Eukaryota
Viridiplantae
CslF6 of Oryza sativa subsp. japonica (Rice)
4.D.3.1.9









Cellulose synthase-like protein D2, CslD2, of 1145 aas and 8 TMSs in at 2 (N-terminal) plus 6 (C-terminal) arrangement.

Eukaryota
Viridiplantae
CslD2 of Arabidopsis thaliana
4.D.3.1.10









Putative integral membrane glycosyl transferase, GT, of 451 aas and 4 TMSs.

Eukaryota
Viridiplantae
GT of Chlamydomonas reinhardtii (Chlamydomonas smithii)
4.D.3.1.11









Putative polysaccharide synthase and transporter, NdvB, essential for normal biofilm formation (Zhang and Mah 2008).

Bacteria
Proteobacteria
NdvB of Pseudomonas aeruginosa
4.D.3.1.12









Cellulose synthase 2, bcsABII-A of 1518 aas and 10 TMSs.

Bacteria
Proteobacteria
bcsABII-A of Komagataeibacter xylinus (Gluconacetobacter xylinus)
4.D.3.1.13









Cellulose synthase catalytic subunit (UDP-forming) of 1550 aas and 10 TMSs.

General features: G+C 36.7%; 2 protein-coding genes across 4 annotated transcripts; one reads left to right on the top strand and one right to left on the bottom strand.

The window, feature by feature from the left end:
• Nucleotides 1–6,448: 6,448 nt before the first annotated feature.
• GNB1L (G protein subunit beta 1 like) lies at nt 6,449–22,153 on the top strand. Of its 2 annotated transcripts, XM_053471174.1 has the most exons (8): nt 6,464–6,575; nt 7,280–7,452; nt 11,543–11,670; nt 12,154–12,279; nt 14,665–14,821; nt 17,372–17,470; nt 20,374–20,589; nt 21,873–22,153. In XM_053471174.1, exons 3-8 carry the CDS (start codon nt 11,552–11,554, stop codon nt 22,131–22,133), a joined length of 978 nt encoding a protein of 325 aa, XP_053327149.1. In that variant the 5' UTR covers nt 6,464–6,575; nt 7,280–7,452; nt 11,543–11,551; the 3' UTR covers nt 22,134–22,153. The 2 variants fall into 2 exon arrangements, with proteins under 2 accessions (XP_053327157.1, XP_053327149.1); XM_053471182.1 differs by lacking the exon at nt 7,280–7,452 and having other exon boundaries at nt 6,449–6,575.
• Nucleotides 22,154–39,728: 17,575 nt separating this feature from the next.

Bacteria
Proteobacteria
Cellulose synthase of Komagataeibacter europaeus
4.D.3.1.14









Cellulose synthase, CesA7, of 1042 aas and 8 TMSs in a 2 +3 + 3 TMS arrangement where the first two TMSs are in the first half of the protein while the last 6 are C-terminal. The cryo-EM structure of the homotrimeric CesA7 from Gossypium hirsutum has been reported at 3.5 Å resolution (Zhang et al. 2021). The GhCesA7 homotrimer shows a C3 symmetrical assembly. Each protomer contains seven transmembrane helices (TMSs) which form a channel potentially facilitating the release of newly synthesized glucans. The cytoplasmic glycosyltransferase domain (GT domain) of GhCesA7 protrudes from the membrane, and its catalytic pocket is directed towards the TM pore. The homotrimer GhCesA7 is stabilized by transmembrane helix 7 (TMS 7) and the plant conserved region (PCR) domains. It represents the building block of CSCs and facilitates microfibril formation. This structure provides insight into how eukaryotic cellulose synthase assembles (Zhang et al. 2021).

Eukaryota
Viridiplantae
Cellulose synthase, CesA7, of Gossypium hirsutum (Upland cotton) (Gossypium mexicanum)
4.D.3.2.1









Putative glycosyl transferase of 875 aas and 7 TMSs.

Eukaryota
Fungi
UP of Sclerotinia sclerotiorum